Lakeland’s Boomtime Bungalows

By Lucy D Jones
From Issue 69

“Lakeland is no misnomer,” begins journalist Hampton Dunn’s history of this central Florida city that boasts thirty-eight named lakes.

A few settlers came to the Lakeland area after the Civil War, and a few more in the 1870s, to grow citrus. Then in the early 1880s two things came to Lakeland that really stirred up some growth: the railroad and Abraham Munn, a Louisville manufacturer. At first, Lakeland was about agriculture, especially oranges and strawberries, but in the late 1880s, phosphate was discovered nearby. Even today Florida’s phosphate becomes the fertilizer that feeds the nation’s crops, and Lakeland’s railroads carry the mined rock to factories and ports.

Abraham Munn came to Florida as a tourist in the 1870s. In 1881 he bought some land from the state government and chose 80 acres as a townsite. The natural beauty of orange-grove covered hills surrounding freshwater lakes attracted investors, tourists, and homesteaders. Munn’s town grew rapidly in the 1880s, adding a train depot, parks, churches, hotels, schools, banks, and a bandshell. The lakes allowed people to be in touch with nature while staying close to urban action.

Two official National Register of Historic Places districts, East Lake Morton and South Lake Morton, are in reality a single neighborhood. Lake Morton was named after Munn’s brother-in-law, John P. Morton of Louisville, Kentucky, who in 1889 bought the land around the lake. Within the Lake Morton neighborhood is Dixieland, Lakeland’s first major subdivision, dating to 1907. Dixieland’s main street, Success Avenue, was well named as it was home to the city’s most prominent businessmen. Lake Morton was a predominately white collar neighborhood of lawyers, store owners, and doctors, living along side teachers and railroad clerks, and its famous sons include Governor Lawton Chiles and Senator Park Trammel, who also served as Florida’s governor.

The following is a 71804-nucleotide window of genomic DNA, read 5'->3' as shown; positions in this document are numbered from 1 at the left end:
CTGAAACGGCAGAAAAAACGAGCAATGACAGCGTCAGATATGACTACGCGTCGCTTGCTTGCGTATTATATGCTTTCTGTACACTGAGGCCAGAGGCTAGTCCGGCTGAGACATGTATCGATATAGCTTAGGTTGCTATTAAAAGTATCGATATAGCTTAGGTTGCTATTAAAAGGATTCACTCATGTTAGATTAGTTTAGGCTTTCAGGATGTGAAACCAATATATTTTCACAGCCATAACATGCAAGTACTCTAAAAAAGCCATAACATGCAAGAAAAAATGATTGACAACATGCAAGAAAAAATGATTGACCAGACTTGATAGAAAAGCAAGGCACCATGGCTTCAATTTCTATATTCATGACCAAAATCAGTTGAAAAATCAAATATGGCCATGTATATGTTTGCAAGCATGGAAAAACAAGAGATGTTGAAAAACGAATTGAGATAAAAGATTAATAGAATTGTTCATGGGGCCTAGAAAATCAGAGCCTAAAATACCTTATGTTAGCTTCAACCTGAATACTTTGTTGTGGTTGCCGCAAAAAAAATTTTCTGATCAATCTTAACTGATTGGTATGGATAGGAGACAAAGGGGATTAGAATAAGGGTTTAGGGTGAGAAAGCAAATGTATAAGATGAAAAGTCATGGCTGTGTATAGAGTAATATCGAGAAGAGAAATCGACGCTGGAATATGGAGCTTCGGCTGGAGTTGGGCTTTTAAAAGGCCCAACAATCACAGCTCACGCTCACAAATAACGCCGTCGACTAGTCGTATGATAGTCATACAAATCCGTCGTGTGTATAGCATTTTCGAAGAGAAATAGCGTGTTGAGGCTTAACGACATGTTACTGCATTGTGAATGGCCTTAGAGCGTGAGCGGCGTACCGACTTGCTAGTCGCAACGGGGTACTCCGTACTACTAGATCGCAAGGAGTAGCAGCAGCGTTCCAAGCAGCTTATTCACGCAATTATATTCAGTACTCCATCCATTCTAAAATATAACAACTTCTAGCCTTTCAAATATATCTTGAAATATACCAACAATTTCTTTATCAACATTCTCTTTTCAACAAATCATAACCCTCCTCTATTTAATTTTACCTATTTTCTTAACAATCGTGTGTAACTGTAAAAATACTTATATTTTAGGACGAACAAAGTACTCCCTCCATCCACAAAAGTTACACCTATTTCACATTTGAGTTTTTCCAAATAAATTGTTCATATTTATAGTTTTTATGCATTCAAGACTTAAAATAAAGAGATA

Many houses built along the Lake Morton in the 1910s, although development slowed considerably during World War I. The slowdown was only temporary, a breath taken before the boom of the 1920s. In just four years from 1920 to 1924 Lakeland’s population doubled. All of these people had to live somewhere, and the Lake Morton neighborhood became a construction zone. Some of the earlier Dixieland houses were torn down or moved to make way for 1920s boom-time bungalows.

Bungalows were first built in Lake Morton sometime around 1912, and remained popular until the 1940s,. Since the bunglaow was a popular middle-class house type when population was increasing dramatically, the Lake Morton district has a large number of 1920s bungalows. However, that does not mean every house is the same. Large and small, brick and frame, traditional and whimsical, the neighborhood offers something for all tastes. Some bungalows feature native stone porches, while other bungalows are stuccoed examples of the Mediterranean Revival style that was very popular in Florida in the 1920s.

Florida’s boom ended with a bust in 1926, and all across the state construction came to a screeching halt. Very few houses were built in the Lake Morton neighborhood in the 1930s, and when developers did return in the 1940s, bungalows were no longer the popular style. It was not just bungalows being built in Lakeland during the 1920s. A new city hall, an auditorium, a library, clubhouses, including Women’s Club and Sorosis Club on the shore of Lake Morton, all date to that period. The Cleveland Indians started holding spring training at Lakeland in the 1920s, followed by the Detroit Tigers in the 1930s. In 1951, the Publix supermarket chain built its new headquarters here, and today, Lakeland is as well known for warehouses as it was once known for strawberries.